The St. Lawrence Waterway: A Study in Politics and Diplomacy

By William R. Willoughby | Go to book overview

CHAPTER XII
ADDITIONAL TREATY NEGOTIATIONS 1934-1939

To Pittman and other friends of the Seaway the treaty's defeat was most disheartening. They had exerted themselves to the utmost but had failed by thirteen votes to obtain the requisite two-thirds majority. The Senate, so it seemed, had "quashed forever the prospect of a joint building of the seaway by Canada and the United States."1 To continue the fight for a deep St. Lawrence waterway seemed hardly worth while. With only mild protests from spokesmen of the Midwest, Congress voted $27,000,000 to deepen to 14 feet the New York Barge Canal, the St. Lawrence's traditional rival.2 The opposition, seemingly, had won a complete victory.

Roosevelt, however, was not discouraged. Immediately preceding the Senate vote he had expressed the view that it made "little difference" whether the St. Lawrence project was approved then or later.3 "Just as sure as God made little apples" the Seaway would be built -- if not as a joint project then by Canada alone on her own side of the river. The development of the project was inevitable. Where nature led, man was certain to follow. Four days after the Senate action, he wrote Secretary Cordell Hull: "Will you talk with Frank Walsh about the next steps on the St. Lawrence Treaty? and then talk with me?"4

Walsh suggested that the treaty be revised to make it more acceptable to the American Senate.5 But John Hickerson, State Department specialist on Canadian affairs, thought the better plan would be to negotiate a new treaty. In addition to affording an opportunity for improving the wording and form of the document, a new treaty would "give additional

-160-

Notes for this page

Add a new note
If you are trying to select text to create highlights or citations, remember that you must now click or tap on the first word, and then click or tap on the last word.
One moment ...
Default project is now your active project.
Project items
Notes
Cite this page

Cited page

Style
Citations are available only to our active members.
Buy instant access to cite pages or passages in MLA 8, MLA 7, APA and Chicago citation styles.

(Einhorn, 1992, p. 25)

(Einhorn 25)

(Einhorn 25)

1. Lois J. Einhorn, Abraham Lincoln, the Orator: Penetrating the Lincoln Legend (Westport, CT: Greenwood Press, 1992), 25, http://www.questia.com/read/27419298.

Note: primary sources have slightly different requirements for citation. Please see these guidelines for more information.

Cited page

Bookmark this page
The St. Lawrence Waterway: A Study in Politics and Diplomacy
Table of contents

Table of contents

Settings

Settings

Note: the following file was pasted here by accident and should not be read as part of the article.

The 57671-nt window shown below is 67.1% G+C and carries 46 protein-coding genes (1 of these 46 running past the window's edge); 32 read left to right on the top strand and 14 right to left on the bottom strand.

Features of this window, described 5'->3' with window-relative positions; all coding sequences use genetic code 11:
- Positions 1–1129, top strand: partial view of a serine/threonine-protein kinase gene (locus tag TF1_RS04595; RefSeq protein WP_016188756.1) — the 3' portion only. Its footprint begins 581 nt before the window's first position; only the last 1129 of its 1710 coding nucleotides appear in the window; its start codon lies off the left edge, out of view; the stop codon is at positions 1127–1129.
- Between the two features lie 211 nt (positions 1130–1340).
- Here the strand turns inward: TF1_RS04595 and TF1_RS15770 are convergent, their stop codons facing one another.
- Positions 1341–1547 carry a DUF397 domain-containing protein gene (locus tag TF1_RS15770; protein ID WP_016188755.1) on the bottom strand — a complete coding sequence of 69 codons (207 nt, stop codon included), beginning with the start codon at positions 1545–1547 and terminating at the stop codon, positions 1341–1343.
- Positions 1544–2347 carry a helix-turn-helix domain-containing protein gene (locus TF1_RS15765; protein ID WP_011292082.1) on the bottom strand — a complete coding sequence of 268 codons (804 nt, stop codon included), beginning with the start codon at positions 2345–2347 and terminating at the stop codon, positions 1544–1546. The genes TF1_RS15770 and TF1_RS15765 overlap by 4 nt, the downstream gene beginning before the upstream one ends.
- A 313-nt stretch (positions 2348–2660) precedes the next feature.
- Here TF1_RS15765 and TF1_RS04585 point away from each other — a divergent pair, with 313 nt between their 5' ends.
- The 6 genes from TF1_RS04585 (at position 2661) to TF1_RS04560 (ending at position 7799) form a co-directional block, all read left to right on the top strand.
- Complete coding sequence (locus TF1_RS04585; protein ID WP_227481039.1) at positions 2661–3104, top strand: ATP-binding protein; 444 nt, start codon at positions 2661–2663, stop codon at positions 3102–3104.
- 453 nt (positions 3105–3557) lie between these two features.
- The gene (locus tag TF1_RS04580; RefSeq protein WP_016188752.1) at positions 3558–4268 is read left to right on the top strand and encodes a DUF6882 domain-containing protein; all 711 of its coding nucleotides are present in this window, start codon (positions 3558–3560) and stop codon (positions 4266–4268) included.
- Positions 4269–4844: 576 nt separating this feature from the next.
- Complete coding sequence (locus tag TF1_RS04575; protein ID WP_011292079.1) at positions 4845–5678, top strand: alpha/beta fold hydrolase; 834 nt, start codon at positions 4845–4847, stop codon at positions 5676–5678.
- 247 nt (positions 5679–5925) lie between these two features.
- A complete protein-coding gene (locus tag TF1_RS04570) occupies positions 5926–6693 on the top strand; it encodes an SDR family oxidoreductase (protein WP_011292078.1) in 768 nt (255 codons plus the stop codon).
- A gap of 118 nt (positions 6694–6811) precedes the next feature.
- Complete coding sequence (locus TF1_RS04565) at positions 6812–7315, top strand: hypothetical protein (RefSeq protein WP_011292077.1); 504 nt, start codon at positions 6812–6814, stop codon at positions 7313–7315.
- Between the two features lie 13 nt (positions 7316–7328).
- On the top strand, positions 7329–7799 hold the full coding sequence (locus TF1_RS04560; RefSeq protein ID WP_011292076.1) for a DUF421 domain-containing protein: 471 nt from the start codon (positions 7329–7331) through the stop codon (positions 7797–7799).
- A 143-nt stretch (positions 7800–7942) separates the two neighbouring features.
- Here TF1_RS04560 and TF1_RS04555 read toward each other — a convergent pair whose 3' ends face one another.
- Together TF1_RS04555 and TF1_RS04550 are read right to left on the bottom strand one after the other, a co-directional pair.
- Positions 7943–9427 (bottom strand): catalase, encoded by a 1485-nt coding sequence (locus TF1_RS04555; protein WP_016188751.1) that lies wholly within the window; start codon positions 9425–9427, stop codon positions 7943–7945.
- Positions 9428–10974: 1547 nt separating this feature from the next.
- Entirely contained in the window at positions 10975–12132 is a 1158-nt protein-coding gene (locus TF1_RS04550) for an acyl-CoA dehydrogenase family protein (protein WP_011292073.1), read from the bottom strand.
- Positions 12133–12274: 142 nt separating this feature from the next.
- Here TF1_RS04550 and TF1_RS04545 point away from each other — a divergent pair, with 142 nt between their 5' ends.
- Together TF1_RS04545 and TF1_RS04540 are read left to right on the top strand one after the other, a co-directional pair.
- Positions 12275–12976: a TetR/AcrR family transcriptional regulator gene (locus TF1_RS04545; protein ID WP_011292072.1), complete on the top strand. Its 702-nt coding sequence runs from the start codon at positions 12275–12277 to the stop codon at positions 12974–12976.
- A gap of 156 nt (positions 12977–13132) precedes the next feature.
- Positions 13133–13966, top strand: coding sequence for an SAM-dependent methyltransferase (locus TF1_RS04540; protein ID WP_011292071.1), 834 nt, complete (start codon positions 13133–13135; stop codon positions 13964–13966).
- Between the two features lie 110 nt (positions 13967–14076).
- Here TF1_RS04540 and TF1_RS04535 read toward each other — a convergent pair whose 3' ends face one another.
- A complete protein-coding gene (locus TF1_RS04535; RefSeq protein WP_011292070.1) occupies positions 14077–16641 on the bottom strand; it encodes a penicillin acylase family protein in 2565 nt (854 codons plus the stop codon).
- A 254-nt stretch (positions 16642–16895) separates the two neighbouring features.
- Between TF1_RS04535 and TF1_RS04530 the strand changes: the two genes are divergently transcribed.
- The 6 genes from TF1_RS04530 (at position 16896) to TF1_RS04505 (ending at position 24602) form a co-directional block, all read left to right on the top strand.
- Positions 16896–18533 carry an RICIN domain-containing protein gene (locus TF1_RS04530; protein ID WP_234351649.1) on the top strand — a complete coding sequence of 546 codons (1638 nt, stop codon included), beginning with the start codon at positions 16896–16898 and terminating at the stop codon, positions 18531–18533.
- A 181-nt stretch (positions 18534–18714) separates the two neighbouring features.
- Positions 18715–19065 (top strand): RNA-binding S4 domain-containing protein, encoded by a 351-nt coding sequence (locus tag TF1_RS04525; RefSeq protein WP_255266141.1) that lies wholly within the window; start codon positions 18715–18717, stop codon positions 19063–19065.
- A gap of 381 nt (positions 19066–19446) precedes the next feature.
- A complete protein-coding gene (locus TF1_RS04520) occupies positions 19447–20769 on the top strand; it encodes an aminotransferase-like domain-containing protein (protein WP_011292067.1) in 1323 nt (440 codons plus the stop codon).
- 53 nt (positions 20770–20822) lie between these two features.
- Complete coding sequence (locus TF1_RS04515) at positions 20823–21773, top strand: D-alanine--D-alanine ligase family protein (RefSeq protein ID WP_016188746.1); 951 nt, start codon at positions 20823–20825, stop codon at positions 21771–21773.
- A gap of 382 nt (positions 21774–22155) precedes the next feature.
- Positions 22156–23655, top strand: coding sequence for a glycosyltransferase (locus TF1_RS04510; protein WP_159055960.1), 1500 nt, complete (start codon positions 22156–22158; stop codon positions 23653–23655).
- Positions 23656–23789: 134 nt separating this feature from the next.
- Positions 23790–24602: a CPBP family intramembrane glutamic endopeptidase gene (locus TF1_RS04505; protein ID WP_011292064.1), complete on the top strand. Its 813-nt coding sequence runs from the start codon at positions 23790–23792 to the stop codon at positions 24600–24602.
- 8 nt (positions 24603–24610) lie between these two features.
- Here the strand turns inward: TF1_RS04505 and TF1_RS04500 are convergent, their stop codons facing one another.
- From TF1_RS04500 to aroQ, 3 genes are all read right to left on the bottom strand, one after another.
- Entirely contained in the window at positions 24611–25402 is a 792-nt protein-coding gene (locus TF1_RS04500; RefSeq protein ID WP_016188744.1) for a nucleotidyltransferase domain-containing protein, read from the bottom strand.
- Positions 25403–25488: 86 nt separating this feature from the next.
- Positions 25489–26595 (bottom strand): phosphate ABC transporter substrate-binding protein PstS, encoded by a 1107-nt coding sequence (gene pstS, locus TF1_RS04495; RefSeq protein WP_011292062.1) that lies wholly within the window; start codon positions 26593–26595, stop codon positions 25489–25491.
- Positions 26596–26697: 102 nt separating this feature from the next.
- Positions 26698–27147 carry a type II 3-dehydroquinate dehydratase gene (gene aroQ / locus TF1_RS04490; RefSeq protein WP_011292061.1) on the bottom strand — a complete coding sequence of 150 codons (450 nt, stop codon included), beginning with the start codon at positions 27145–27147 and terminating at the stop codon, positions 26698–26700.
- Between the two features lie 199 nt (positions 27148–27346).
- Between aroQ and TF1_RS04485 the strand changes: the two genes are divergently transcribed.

Typeface
Text size Smaller Larger Reset View mode
Search within

Search within this book

Look up

Look up a word

  • Dictionary
  • Thesaurus
Please submit a word or phrase above.
Print this page

Print this page

Why can't I print more than one page at a time?

Help
Full screen
Items saved from this book
  • Bookmarks
  • Highlights & Notes
  • Citations
/ 381

matching results for page

    Questia reader help

    How to highlight and cite specific passages

    1. Click or tap the first word you want to select.
    2. Click or tap the last word you want to select, and you’ll see everything in between get selected.
    3. You’ll then get a menu of options like creating a highlight or a citation from that passage of text.

    OK, got it!

    Cited passage

    Style
    Citations are available only to our active members.
    Buy instant access to cite pages or passages in MLA 8, MLA 7, APA and Chicago citation styles.

    "Portraying himself as an honest, ordinary person helped Lincoln identify with his audiences." (Einhorn, 1992, p. 25).

    "Portraying himself as an honest, ordinary person helped Lincoln identify with his audiences." (Einhorn 25)

    "Portraying himself as an honest, ordinary person helped Lincoln identify with his audiences." (Einhorn 25)

    "Portraying himself as an honest, ordinary person helped Lincoln identify with his audiences."1

    1. Lois J. Einhorn, Abraham Lincoln, the Orator: Penetrating the Lincoln Legend (Westport, CT: Greenwood Press, 1992), 25, http://www.questia.com/read/27419298.

    Cited passage

    Thanks for trying Questia!

    Please continue trying out our research tools, but please note, full functionality is available only to our active members.

    Your work will be lost once you leave this Web page.

    Buy instant access to save your work.

    Already a member? Log in now.

    Search by... Author
    Show... All Results Primary Sources Peer-reviewed

    Oops!

    An unknown error has occurred. Please click the button below to reload the page. If the problem persists, please try again in a little while.